The presence and activity of beige adipocytes are associated with improved insulin sensitivity [28]; therefore, the induction of beige adipocytes by SBP suggested its potential to increase insulin sensitivity in lamb iWAT. Glucose uptake is dependent on glucose transporters, and GLUT4 is the major transporter. Our data suggested that dietary SBP supplementation increased both mRNA and protein contents of Glut4. Insulin signaling pathways play an important role in regulating translocation of Glut4 proteins from the cytosol to the plasma membrane. The binding of insulin to its receptor causes phosphorylation and activation of IRS1, which further phosphorylates PI3K and Akt, leading to Glut4 translocation [29]. Here, 16% dietary SBP supplementation increased phosphorylation of both IRS1 and Akt, in line with a recent study showing that palmitoleic acid extracted from sea buckthorn alleviates insulin resistance through the Akt signaling pathway [30].
To further pursue possible mechanisms by which dietary SBP may participate in the regulation of iWAT browning, we analyzed signal transduction pathways that might be involved in browning by western blotting. Previous studies proved that flavonoids from sea buckthorn inhibited p38 activity in macrophages [17], and inhibition of the p38 signaling pathway promoted white adipose tissue browning [31]; thus, we analyzed phospho-p38 protein content. Unexpectedly, no change of phospho-p38 was observed in the SBP feeding lambs, indicating that p38 signaling might not be involved in the browning of inguinal white adipose tissue induced by dietary SBP. AMPK is a cellular energy sensor that has recently been demonstrated to be important in the development and maintenance of functional beige adipose tissue [32]. Moreover, a previous study demonstrated that flavonoids activate AMPK in 3T3-L1 preadipocytes [33]. Once activated, AMPK directly affects PGC-1α activity through phosphorylation [34], which further regulates mitochondrial biogenesis. Thus, the activation of AMPK by dietary SBP supplementation in the present study might provide an alternative mechanism by which dietary SBP promotes browning of iWAT in lambs.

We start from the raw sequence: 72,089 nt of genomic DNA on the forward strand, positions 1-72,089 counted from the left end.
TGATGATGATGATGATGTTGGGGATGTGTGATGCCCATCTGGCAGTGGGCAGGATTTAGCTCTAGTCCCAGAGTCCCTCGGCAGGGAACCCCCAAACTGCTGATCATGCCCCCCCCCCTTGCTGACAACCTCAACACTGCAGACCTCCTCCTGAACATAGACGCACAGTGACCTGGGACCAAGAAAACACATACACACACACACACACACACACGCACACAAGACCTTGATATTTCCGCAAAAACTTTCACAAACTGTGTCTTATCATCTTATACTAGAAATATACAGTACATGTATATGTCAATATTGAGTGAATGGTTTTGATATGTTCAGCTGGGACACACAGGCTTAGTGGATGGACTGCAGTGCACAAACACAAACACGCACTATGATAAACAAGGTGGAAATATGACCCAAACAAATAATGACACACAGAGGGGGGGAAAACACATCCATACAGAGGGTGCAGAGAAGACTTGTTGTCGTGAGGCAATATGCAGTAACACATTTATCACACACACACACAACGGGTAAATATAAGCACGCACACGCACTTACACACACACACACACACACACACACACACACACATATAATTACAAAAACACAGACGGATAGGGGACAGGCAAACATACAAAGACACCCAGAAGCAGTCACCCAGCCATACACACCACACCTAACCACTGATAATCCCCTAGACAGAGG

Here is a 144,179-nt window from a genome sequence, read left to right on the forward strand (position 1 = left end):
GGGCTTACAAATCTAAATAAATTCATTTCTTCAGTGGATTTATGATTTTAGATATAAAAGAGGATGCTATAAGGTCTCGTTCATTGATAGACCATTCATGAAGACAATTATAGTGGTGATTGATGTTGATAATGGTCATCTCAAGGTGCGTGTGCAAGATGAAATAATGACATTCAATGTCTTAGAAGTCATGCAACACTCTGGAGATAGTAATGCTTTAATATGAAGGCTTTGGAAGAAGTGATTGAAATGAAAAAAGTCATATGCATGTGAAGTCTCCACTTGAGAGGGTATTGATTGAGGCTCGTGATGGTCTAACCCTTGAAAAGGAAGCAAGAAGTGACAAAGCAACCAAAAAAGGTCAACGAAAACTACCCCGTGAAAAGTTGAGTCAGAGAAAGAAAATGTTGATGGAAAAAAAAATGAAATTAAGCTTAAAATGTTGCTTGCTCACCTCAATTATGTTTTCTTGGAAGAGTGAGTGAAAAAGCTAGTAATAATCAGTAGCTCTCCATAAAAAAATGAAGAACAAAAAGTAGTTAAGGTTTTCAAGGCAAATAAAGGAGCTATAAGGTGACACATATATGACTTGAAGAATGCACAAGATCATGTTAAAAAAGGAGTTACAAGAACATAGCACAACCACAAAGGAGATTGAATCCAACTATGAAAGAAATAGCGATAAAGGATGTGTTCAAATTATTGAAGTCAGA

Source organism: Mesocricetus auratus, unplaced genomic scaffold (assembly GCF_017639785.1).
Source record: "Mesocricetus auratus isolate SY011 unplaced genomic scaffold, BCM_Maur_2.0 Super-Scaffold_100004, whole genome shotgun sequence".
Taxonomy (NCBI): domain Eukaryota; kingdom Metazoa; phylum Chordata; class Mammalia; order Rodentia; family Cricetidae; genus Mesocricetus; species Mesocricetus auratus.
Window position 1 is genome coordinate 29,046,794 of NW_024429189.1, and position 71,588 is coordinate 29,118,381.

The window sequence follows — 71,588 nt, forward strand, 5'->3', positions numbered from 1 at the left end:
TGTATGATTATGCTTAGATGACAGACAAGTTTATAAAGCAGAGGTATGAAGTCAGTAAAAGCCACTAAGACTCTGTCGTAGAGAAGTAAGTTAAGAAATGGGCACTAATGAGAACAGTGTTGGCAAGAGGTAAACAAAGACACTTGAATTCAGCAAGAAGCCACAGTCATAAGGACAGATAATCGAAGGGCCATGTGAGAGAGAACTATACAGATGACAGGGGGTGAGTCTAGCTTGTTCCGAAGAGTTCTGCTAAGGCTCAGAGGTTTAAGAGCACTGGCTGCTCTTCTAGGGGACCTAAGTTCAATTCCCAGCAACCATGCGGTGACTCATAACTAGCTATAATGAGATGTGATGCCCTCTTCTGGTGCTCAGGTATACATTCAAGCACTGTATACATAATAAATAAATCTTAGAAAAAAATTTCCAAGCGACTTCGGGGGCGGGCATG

5. Conclusions

Dietary SBP supplementation in lambs effectively promoted iWAT browning and mitochondrial biogenesis, which might be through activation of the AMPK–PGC-1α–UCP1 signaling pathway. Additionally, dietary SBP supplementation upregulated Glut4 expression and increased insulin sensitivity in inguinal white adipose tissue. These results might provide insight for modulating heat production in young lambs through nutrition regulation.

Author Contributions

Conceptualization, J.Z. (Junxing Zhao); methodology, T.Z., B.D., R.Z. and X.Q.; Investigation, T.Z.; project administration, J.Z. (Junxing Zhao); writing—original draft, J.Z. (Junxing Zhao); writing—review and editing, J.Z. (Jianxin Zhang).

Funding

This research was supported by National Natural Science Foundation of China (31402053), Modern Agro-industry Technology Research System (CARS-38), and Program for the Top Young Innovative Talents of Shanxi Agricultural University (TYIT201404)

Conflicts of Interest

The authors declare no conflict of interest.

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Figure 1. Dietary SBP affects the browning of iWAT of lambs fed with the control (□), 7.8% SBP ( Animals 09 00193 i001) and 16% SBP diet (■). (A) H&E staining of iWAT, scar bar stands for 100 μm. (B) Adipocyte size distribution. (C) Average cellular cross-sectional areas. (D) mRNA expression of Cidea, COX7A and UCP1. (E) UCP1 protein content analyzed by western blotting. (Mean ± SEM; n = 10; different letters mean significant difference).